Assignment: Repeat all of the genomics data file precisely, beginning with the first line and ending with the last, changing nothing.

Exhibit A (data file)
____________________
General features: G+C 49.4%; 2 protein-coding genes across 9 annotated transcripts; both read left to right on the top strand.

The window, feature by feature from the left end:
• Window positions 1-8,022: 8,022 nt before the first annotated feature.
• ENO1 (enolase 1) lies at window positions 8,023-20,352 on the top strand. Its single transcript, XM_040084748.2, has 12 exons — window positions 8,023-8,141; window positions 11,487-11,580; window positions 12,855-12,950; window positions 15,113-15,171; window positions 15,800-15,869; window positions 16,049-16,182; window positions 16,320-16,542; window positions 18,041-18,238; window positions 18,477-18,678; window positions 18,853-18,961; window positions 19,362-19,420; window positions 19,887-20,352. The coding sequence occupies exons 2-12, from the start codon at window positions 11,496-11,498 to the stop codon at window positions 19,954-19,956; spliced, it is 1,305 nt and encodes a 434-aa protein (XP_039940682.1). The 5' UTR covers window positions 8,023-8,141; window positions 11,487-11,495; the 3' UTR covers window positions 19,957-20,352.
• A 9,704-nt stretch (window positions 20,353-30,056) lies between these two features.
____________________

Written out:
General features: G+C 49.4%; 2 protein-coding genes across 9 annotated transcripts; both read left to right on the top strand.

The window, feature by feature from the left end:
• Window positions 1-8,022: 8,022 nt before the first annotated feature.
• ENO1 (enolase 1) lies at window positions 8,023-20,352 on the top strand. Its single transcript, XM_040084748.2, has 12 exons — window positions 8,023-8,141; window positions 11,487-11,580; window positions 12,855-12,950; window positions 15,113-15,171; window positions 15,800-15,869; window positions 16,049-16,182; window positions 16,320-16,542; window positions 18,041-18,238; window positions 18,477-18,678; window positions 18,853-18,961; window positions 19,362-19,420; window positions 19,887-20,352. The coding sequence occupies exons 2-12, from the start codon at window positions 11,496-11,498 to the stop codon at window positions 19,954-19,956; spliced, it is 1,305 nt and encodes a 434-aa protein (XP_039940682.1). The 5' UTR covers window positions 8,023-8,141; window positions 11,487-11,495; the 3' UTR covers window positions 19,957-20,352.
• A 9,704-nt stretch (window positions 20,353-30,056) lies between these two features.